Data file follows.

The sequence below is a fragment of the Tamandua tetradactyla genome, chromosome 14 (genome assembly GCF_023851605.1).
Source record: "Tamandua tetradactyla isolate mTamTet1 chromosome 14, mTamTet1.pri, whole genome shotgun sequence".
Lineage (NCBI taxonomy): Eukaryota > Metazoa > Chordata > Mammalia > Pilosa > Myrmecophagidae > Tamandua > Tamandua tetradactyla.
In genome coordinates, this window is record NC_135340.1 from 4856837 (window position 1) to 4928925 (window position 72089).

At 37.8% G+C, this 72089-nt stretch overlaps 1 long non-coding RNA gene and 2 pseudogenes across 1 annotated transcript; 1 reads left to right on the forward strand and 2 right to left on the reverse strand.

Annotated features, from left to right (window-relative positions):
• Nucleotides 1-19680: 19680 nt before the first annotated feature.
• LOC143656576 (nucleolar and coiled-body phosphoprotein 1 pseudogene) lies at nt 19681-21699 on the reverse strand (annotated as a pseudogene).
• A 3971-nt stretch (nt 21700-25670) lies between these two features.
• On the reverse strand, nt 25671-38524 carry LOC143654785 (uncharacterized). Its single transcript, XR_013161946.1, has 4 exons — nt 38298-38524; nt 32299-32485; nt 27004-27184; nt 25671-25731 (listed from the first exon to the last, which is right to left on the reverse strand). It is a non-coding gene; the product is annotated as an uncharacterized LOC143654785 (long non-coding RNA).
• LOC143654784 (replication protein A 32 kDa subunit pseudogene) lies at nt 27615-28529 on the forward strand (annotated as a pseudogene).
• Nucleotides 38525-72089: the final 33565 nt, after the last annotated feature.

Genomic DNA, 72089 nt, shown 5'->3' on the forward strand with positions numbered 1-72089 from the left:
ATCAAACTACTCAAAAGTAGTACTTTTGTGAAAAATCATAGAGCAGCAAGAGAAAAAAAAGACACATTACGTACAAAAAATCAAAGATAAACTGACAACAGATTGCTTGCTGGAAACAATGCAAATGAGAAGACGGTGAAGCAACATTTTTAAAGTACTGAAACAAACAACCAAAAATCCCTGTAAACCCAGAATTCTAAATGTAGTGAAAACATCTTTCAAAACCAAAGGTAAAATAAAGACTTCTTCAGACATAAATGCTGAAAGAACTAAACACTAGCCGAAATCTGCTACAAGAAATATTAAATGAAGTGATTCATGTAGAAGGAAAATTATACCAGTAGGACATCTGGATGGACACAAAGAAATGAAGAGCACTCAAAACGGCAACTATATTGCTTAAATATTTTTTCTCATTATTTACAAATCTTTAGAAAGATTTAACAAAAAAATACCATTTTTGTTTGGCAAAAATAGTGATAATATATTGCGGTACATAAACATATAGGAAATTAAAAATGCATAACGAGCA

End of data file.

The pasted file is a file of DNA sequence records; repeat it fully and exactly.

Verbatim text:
The sequence below is a fragment of the Tamandua tetradactyla genome, chromosome 14 (genome assembly GCF_023851605.1).
Source record: "Tamandua tetradactyla isolate mTamTet1 chromosome 14, mTamTet1.pri, whole genome shotgun sequence".
Lineage (NCBI taxonomy): Eukaryota > Metazoa > Chordata > Mammalia > Pilosa > Myrmecophagidae > Tamandua > Tamandua tetradactyla.
In genome coordinates, this window is record NC_135340.1 from 4856837 (window position 1) to 4928925 (window position 72089).

At 37.8% G+C, this 72089-nt stretch overlaps 1 long non-coding RNA gene and 2 pseudogenes across 1 annotated transcript; 1 reads left to right on the forward strand and 2 right to left on the reverse strand.

Annotated features, from left to right (window-relative positions):
• Nucleotides 1-19680: 19680 nt before the first annotated feature.
• LOC143656576 (nucleolar and coiled-body phosphoprotein 1 pseudogene) lies at nt 19681-21699 on the reverse strand (annotated as a pseudogene).
• A 3971-nt stretch (nt 21700-25670) lies between these two features.
• On the reverse strand, nt 25671-38524 carry LOC143654785 (uncharacterized). Its single transcript, XR_013161946.1, has 4 exons — nt 38298-38524; nt 32299-32485; nt 27004-27184; nt 25671-25731 (listed from the first exon to the last, which is right to left on the reverse strand). It is a non-coding gene; the product is annotated as an uncharacterized LOC143654785 (long non-coding RNA).
• LOC143654784 (replication protein A 32 kDa subunit pseudogene) lies at nt 27615-28529 on the forward strand (annotated as a pseudogene).
• Nucleotides 38525-72089: the final 33565 nt, after the last annotated feature.

Genomic DNA, 72089 nt, shown 5'->3' on the forward strand with positions numbered 1-72089 from the left:
ATCAAACTACTCAAAAGTAGTACTTTTGTGAAAAATCATAGAGCAGCAAGAGAAAAAAAAGACACATTACGTACAAAAAATCAAAGATAAACTGACAACAGATTGCTTGCTGGAAACAATGCAAATGAGAAGACGGTGAAGCAACATTTTTAAAGTACTGAAACAAACAACCAAAAATCCCTGTAAACCCAGAATTCTAAATGTAGTGAAAACATCTTTCAAAACCAAAGGTAAAATAAAGACTTCTTCAGACATAAATGCTGAAAGAACTAAACACTAGCCGAAATCTGCTACAAGAAATATTAAATGAAGTGATTCATGTAGAAGGAAAATTATACCAGTAGGACATCTGGATGGACACAAAGAAATGAAGAGCACTCAAAACGGCAACTATATTGCTTAAATATTTTTTCTCATTATTTACAAATCTTTAGAAAGATTTAACAAAAAAATACCATTTTTGTTTGGCAAAAATAGTGATAATATATTGCGGTACATAAACATATAGGAAATTAAAAATGCATAACGAGCA